Review of the Employment Act- Singapore
On 18 January 2018, the Ministry of Manpower (“MOM”) issued a month –long public consultation on its latest review of the Employment Act (“EA”). In view of the changes in the labour force profile and employment landscape in Singapore.
The EA was last reviewed in 2012 and the latest amendments were tabled in 2015.
On March 5th 2018, Manpower Minister Lim Swee Say announced the proposed changes to the Employment Act and noted that the changes to the Act will be implemented by April 1 2019.
Please see below the summary of the proposed changes to EA.
Proposed Key Changes:
1) Extension of the core provisions under the EA to cover all employees, except for public servants, foreign domestic workers and seafarers who are protected under industry-specific legislation.
- By April 1 2018, the EA will cover more professional, manager, executives and techinicians, as thee previous salary cap of $4,500 is to be removed.
- About 430,000 more professionals, managers and executives (PMEs) will be covered under the Employment Act when it is amended to remove the S$4,500 salary cap.
- With the revisions, these PMEs will enjoy core employee benefits under the Act which include redress for wrongful dismissal, public holiday and sick leave entitlements, timely payment of salary and allowable deductions.
- Currently, only Singaporeans earning under S$4,500 come under the Act’s core provisions.
2) Enhanced dispute resolution services
- Under the current legislative framework, statutory and contractual salary related disputes are heard by the Employment Claims tribunal (“ECT”), while wrongful dismissals claims are heard by the MOM.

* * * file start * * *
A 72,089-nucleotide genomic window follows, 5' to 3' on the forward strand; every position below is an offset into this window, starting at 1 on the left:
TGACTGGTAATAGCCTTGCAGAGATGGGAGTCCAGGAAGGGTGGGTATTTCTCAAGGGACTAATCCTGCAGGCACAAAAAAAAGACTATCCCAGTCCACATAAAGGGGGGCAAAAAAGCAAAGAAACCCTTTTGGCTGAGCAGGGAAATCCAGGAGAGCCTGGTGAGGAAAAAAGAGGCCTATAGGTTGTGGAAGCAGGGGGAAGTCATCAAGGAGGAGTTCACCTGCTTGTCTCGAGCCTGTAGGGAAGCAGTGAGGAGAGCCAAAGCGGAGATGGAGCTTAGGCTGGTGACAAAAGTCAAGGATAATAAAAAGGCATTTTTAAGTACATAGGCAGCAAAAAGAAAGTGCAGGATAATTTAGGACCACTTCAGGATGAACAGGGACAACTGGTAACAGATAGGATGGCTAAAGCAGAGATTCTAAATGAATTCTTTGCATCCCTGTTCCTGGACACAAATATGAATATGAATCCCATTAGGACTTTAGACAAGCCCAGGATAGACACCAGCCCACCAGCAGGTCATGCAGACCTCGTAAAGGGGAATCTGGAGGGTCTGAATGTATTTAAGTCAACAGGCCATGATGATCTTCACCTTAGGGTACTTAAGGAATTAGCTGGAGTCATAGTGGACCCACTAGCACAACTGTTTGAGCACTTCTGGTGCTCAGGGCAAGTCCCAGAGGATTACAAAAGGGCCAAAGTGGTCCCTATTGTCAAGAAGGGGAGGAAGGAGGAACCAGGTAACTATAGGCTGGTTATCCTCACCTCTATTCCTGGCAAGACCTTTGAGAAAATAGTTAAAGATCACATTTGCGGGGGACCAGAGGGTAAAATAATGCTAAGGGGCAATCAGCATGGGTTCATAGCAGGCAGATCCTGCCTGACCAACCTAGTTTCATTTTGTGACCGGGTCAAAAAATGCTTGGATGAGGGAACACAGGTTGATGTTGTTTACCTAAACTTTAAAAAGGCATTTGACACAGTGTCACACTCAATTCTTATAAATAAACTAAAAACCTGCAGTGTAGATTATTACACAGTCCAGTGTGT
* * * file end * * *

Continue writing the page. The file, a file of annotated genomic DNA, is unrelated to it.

- To ease the dispute resolution process, the ECT will become a “one-stop avenue” taking on claims for wrongful dismissals and statutory and contractual salary related disputes, as it was noted that these typically are in tandem;
3) Additional protection for more vulnerable employees
- Under the proposed changes more rank and file workers, such as clerks and retail assistants, classified as “non-workmen” under the Act, will receive additional protection. As the MOM plans to increase the coverage for employees earning up to $2,600 from the previous cap of $2,500.
- The additional protection will also seek to cover workmen, or those engaged in manual work such as cleaners, construction workers and transport drivers, earning up to $4,500 a month.
The review of the EA is timely in light of the rapidly changing employment ladscape in Singapore, given that managers and executives who currently fall outside the coverage of the EA, increasingly make up the majority of Singapore’s workforce and according to the latest report by MOM , PMET are estimated to make up 59% of Singapore’s labour force. Therefore, the review of the EA comes at an important juncture in Singapore and the forwing need to offer an extension of staturary protections to the labour force of Singapore.
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